This is the story of Robert Smiliie,MP and trailblazing trade unionist who was born into poverty in Belfast in 1857. He moved to Scotland when he was 15 to join his brother James and became a miner at 17 in Larkhall. This opened his eyes to the way miners were treated by the mine owners and he realised that strong unions and the creation of a political party to represent the working classes was desperately needed. He was secretary of the Larkhall Miners and helped form the Lanarkshire Miners' Association. He became friends with Keir Hardie and together they rose through the ranks of the Labour movement. In 1888 he was a founder of the Scottish Labour Party. A year after Hardie became an MP, Smillie helped to create the Independent Labour Party. In 1894 he became President of the Scottish Miners' Federation and played a major role in the formation of the Scottish Trades Union Congress. He was then elected to the Miners' Federation of Great Britain and was involved in the Royal Commission of Mines. He persuaded the MFGB to affiliate to the Labour Party and in 1912 he became President of the MFGB.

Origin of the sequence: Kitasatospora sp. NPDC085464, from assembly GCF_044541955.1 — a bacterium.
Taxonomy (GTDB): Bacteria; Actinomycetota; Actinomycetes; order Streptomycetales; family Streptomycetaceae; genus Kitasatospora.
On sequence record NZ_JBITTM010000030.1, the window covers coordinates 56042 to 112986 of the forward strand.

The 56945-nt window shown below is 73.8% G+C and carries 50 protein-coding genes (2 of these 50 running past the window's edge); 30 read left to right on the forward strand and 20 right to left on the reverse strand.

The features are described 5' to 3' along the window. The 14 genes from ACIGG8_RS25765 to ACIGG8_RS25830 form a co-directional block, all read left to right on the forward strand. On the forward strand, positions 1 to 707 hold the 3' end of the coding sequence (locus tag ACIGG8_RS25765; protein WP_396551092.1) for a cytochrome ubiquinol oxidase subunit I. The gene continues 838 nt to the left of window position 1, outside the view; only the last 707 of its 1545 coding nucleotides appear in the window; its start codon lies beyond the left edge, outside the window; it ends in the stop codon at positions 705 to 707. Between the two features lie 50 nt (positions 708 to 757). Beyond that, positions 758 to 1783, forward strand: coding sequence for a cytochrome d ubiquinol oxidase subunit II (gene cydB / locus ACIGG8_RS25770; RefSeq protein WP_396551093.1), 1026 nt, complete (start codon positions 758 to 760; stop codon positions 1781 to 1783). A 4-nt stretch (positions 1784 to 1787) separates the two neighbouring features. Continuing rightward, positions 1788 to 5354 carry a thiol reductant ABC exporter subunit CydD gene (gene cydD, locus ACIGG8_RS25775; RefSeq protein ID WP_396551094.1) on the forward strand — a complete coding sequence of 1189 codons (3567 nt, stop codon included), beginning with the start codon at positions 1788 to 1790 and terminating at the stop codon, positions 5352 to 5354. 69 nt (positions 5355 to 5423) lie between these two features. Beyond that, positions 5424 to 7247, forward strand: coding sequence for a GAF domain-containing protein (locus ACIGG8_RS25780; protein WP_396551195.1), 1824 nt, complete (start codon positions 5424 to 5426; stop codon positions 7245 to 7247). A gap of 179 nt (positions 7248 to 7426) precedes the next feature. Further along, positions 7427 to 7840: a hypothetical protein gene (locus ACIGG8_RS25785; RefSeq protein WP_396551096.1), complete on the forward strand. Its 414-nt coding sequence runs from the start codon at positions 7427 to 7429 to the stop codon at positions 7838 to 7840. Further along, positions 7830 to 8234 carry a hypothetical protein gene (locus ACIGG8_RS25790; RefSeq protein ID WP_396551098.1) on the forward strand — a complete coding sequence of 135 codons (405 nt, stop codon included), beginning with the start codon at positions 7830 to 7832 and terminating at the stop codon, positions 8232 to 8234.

Throughout WWI he advocated against conscription and was determined that mining should be nationalised but following a disastrous national strike in 1920, he resigned as president of the MFGB and turned to politics becoming MP for Morpeth in 1923. He was later appointed to the Committee of Honour of Save the Children. Due to his intense workload his health failed and in 1929 he resigned as an MP. He then suffered from a degenerative mental illness and spent much time convalescing in the Crichton Royal Hospital in Dumfries where he died in 1940. Presented as a story seen through the eyes of a local journalist who interviews Smillie as he lies dying in Dumfries, this 'factional' narrative reveals the full life story of this major figure in Britain's trade union and Labour movement.